I’m about to describe a pivotal moment in my own intellectual development. If it seems that sometimes I’m harder on progressives than right wingers it’s because I expect more from the former. I expect lib/rad types to constantly re-examine even their most basic assumptions, because anything that’s worth believing in can stand up to the scrutiny, and anything that’s pure hypocrisy or dead wrong should be attacked no matter how convenient it is to short term political gain or ideological consistency.

This piece was written in response to an actual break-dancing event by a thoughtful student during my time at UC Santa Cruz in the spring of 1984. It didn’t go over well. The provost shut the newsletter down, and Mr. Brauner was vilified as evil personified. There were anti-racism rallies and pushes for mandatory racism awareness curriculum, and workshop after workshop. There was also plenty of venom reserved for those of us who tried to point out that it was satire.

Brauner did go overboard, and the words are indisputably offensive. But what amazed me was how many people took the piece in earnest, and one individual who identified himself as a grad-student referred to “this Rudyard Kipling of Stevenson College,” not even recognizing the author’s name. How does one get to grad-school without learning who Rudyard Kipling was, let alone without having read at least one or two of his works? And what about the professors who should have recognized the writer’s intent? Surely they knew who Kipling was? Obviously they never exposed themselves to Ibsen either (I promise, that’s my last reference for awhile).

More importantly, how was it that virtually nobody on campus recognized that the author was actually trying to make a point about more subtle forms of racism? He was particularly targeting the patronizing even if well-intentioned liberal versions of the “white man’s burden,” and also certain stereotypes of black sexual prowess which are actually promoted and perpetuated by political correctness itself? None of the angry letters to the campus paper’s editor even acknowledged the intent, whether the omission was by ignorance or willful disregard.

A Wonderful Event

By Rudyard Kipling

Stevenson College has taken on the white man’s burden. Gail Heit, our faculty director, was able to bring to our higher facility some of the native break dancers. These strapping young bucks are able to able to undulate and twist their bodies in ways that we never imagined possible. Besides being paid real American dollars, there is a rumor going around that they were receiving hot meals and a copy of the UCSC brochure, which contains many pretty pictures.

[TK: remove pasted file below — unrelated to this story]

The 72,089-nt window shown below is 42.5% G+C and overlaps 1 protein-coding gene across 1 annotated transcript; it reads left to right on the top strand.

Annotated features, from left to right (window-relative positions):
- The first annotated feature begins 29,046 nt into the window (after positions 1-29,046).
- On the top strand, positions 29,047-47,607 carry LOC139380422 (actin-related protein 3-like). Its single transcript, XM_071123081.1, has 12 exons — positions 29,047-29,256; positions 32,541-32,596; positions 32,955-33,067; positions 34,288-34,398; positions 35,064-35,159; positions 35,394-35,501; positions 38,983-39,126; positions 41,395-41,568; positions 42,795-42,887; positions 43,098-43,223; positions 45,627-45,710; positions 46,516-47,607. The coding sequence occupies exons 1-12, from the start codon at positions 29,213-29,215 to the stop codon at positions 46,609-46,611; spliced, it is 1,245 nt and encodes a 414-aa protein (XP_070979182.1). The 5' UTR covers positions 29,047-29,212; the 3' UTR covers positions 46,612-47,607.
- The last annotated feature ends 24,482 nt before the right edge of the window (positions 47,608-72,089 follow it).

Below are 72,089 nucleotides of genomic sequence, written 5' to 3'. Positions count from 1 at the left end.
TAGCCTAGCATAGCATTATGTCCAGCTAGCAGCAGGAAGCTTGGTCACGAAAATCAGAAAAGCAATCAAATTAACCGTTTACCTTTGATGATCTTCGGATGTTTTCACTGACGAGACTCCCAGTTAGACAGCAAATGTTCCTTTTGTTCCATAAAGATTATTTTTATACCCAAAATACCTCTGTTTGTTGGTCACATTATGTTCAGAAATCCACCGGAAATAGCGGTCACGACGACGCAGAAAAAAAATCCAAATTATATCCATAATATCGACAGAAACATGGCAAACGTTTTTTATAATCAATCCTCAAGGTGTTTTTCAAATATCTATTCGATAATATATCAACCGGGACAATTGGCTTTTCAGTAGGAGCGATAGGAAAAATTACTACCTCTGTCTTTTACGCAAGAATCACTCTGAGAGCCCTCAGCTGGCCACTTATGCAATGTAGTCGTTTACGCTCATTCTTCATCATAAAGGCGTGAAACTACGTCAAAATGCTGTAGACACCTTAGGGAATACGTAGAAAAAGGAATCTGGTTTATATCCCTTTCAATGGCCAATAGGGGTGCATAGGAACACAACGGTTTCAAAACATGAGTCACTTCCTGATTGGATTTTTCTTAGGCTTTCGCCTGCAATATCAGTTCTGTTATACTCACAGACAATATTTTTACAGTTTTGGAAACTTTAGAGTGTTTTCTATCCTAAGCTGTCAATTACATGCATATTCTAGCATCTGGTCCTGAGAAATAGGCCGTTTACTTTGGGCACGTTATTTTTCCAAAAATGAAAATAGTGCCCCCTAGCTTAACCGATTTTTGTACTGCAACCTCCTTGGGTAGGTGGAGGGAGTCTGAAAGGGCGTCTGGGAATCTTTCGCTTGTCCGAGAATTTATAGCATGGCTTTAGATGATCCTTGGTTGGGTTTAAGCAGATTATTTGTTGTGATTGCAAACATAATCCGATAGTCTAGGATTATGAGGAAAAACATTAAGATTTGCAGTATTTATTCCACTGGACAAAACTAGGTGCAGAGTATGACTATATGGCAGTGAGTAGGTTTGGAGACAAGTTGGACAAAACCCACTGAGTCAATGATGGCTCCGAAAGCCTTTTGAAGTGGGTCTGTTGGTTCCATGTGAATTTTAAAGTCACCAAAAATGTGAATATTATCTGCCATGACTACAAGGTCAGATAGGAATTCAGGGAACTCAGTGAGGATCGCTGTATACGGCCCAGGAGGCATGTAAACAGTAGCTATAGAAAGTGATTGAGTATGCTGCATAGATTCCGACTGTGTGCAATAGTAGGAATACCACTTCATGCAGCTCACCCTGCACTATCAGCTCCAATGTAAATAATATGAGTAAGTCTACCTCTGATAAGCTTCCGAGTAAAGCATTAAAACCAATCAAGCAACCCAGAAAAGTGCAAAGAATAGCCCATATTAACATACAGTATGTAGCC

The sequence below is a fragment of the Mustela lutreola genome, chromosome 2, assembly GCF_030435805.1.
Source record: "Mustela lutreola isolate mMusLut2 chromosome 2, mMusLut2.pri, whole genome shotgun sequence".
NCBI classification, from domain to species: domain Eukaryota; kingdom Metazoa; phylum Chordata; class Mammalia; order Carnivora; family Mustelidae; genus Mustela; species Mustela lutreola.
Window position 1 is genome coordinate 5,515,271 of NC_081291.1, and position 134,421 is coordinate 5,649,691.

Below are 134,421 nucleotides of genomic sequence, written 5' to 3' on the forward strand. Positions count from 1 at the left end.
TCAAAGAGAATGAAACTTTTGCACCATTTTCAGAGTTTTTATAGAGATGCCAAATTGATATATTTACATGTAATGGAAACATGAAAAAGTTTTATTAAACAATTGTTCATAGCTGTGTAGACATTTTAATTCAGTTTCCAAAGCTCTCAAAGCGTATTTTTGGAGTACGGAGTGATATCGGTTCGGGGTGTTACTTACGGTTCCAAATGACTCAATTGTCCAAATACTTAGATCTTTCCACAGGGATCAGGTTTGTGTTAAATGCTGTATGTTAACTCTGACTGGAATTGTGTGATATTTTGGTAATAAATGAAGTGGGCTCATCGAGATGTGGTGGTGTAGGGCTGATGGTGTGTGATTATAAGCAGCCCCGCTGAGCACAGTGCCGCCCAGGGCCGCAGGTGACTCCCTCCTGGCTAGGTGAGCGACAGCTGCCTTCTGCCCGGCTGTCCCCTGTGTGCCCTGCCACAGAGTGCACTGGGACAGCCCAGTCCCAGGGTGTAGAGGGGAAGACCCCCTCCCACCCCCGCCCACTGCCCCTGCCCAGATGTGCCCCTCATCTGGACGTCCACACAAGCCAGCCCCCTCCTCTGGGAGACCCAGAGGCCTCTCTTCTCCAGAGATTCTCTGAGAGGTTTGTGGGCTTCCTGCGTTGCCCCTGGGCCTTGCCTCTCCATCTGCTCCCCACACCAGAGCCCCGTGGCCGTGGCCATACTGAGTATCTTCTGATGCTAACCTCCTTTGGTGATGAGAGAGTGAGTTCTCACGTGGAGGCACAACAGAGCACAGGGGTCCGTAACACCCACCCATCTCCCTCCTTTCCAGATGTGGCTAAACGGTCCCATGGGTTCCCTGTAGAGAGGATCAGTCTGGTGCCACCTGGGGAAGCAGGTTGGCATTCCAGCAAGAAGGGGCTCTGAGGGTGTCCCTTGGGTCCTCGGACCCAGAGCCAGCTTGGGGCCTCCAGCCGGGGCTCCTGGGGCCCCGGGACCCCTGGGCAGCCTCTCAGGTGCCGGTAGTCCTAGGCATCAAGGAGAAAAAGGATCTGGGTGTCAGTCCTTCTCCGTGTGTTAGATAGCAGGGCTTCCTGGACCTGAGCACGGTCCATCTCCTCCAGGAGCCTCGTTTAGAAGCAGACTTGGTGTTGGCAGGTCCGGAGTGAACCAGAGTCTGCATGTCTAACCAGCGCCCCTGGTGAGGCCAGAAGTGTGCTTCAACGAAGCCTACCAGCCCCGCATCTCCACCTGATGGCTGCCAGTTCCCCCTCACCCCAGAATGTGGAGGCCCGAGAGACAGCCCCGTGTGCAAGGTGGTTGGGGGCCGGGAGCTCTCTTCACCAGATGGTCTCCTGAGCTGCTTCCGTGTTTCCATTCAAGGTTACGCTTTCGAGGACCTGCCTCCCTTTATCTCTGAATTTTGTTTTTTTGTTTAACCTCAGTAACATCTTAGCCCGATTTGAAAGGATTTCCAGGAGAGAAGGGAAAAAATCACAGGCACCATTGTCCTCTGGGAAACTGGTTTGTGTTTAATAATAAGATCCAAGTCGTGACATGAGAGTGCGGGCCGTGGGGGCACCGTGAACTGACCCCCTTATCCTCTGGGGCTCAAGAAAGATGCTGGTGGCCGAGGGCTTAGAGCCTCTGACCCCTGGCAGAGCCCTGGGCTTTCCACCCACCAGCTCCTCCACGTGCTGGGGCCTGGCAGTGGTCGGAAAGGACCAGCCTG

This reporter was able to learn much about the black and Hispanic ethnicities of the local outlying regions. Who knows, perhaps this event will help relations and ensure that there is less crime and upstart activities by these peoples. Perhaps they will learn to admire our way of life and in the future will work willingly for us in such responsible positions as dishwashing, carparking, and as doormen.

Next week, provost David Kaun will lecture in a local ghetto on “Economics and the market. What does it mean to you?”

From Doublespeak (Stevenson College – UCSC – Newsletter, 1984), actually by Asher Brauner

Brauner rebounded and was actually elected Student Body President a few years later, during my senior year. After he was elected, somebody remembered and wrote another rather stupid letter to the paper condemning him and everybody who voted for him as racists. I was a few years older by then and had a little more fortitude for battle. It’s a rare opportunity that one has after replaying events for long periods of time rolling over in bed saying to yourself “I should have said…” and I took full advantage of it. A woman whom I unfortunately never had chance to meet wrote an even more blistering letter making the same points. Unfortunately, I can’t find my copy of the City on a Hill edition containing the letters. And I waited that week for the next issue hoping the first letter writer or somebody else had something to say, ready to tear somebody a new hole, but alas, there were no responses and none of the expected calls for Brauner’s removal. No apologies from any professors for their prior silence either unfortunately. Brauner had also written an apologetic letter that clarified his intentions as a younger man made older overnight.

And don’t get me wrong. The words are insensitive, even in satire. That much should have been said, and could have been said in constructively worded letters. The vitriol was unnecessary.

And since then I feel almost compelled to buck anything resembling a party line. Attacking stupidity on the right is easy – I’ve been doing it all my life. But I feel even more compelled to challenge stupidity in my own ranks. And if I’m playing the pack animal – it’s very easy to fall into – I hope somebody will call me on it. The theme of my radio show All Things Reconsidered is constant scrutiny. It’s not your imagination – I really do take on leftists more often that right wingers. It’s because I’m frustrated quite frankly. In some ways we can be the worst in terms of tolerance. And it’s part of the reason we’re politically marginalized.

Update: Hmmm. I think Brauner went on to become a novelist.